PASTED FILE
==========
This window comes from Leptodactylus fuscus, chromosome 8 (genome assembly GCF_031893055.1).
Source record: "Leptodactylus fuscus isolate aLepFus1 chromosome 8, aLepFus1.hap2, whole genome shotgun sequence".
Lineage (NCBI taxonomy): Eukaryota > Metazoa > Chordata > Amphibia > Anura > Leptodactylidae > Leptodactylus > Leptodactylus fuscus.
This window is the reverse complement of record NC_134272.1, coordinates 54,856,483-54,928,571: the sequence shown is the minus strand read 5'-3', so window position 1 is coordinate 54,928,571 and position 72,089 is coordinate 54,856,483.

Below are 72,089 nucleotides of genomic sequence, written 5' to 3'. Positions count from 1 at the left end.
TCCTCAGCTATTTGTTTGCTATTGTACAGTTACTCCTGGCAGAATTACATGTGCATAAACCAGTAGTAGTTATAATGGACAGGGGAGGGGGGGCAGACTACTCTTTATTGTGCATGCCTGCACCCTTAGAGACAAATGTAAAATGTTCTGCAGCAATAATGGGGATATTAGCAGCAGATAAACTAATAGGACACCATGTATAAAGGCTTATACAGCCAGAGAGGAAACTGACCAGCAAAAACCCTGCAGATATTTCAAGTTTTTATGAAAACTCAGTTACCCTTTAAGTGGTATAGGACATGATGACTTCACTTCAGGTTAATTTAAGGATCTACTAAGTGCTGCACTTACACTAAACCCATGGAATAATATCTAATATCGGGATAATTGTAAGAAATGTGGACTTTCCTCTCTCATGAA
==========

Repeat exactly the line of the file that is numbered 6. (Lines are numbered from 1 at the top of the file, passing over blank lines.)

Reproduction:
TCCTCAGCTATTTGTTTGCTATTGTACAGTTACTCCTGGCAGAATTACATGTGCATAAACCAGTAGTAGTTATAATGGACAGGGGAGGGGGGGCAGACTACTCTTTATTGTGCATGCCTGCACCCTTAGAGACAAATGTAAAATGTTCTGCAGCAATAATGGGGATATTAGCAGCAGATAAACTAATAGGACACCATGTATAAAGGCTTATACAGCCAGAGAGGAAACTGACCAGCAAAAACCCTGCAGATATTTCAAGTTTTTATGAAAACTCAGTTACCCTTTAAGTGGTATAGGACATGATGACTTCACTTCAGGTTAATTTAAGGATCTACTAAGTGCTGCACTTACACTAAACCCATGGAATAATATCTAATATCGGGATAATTGTAAGAAATGTGGACTTTCCTCTCTCATGAA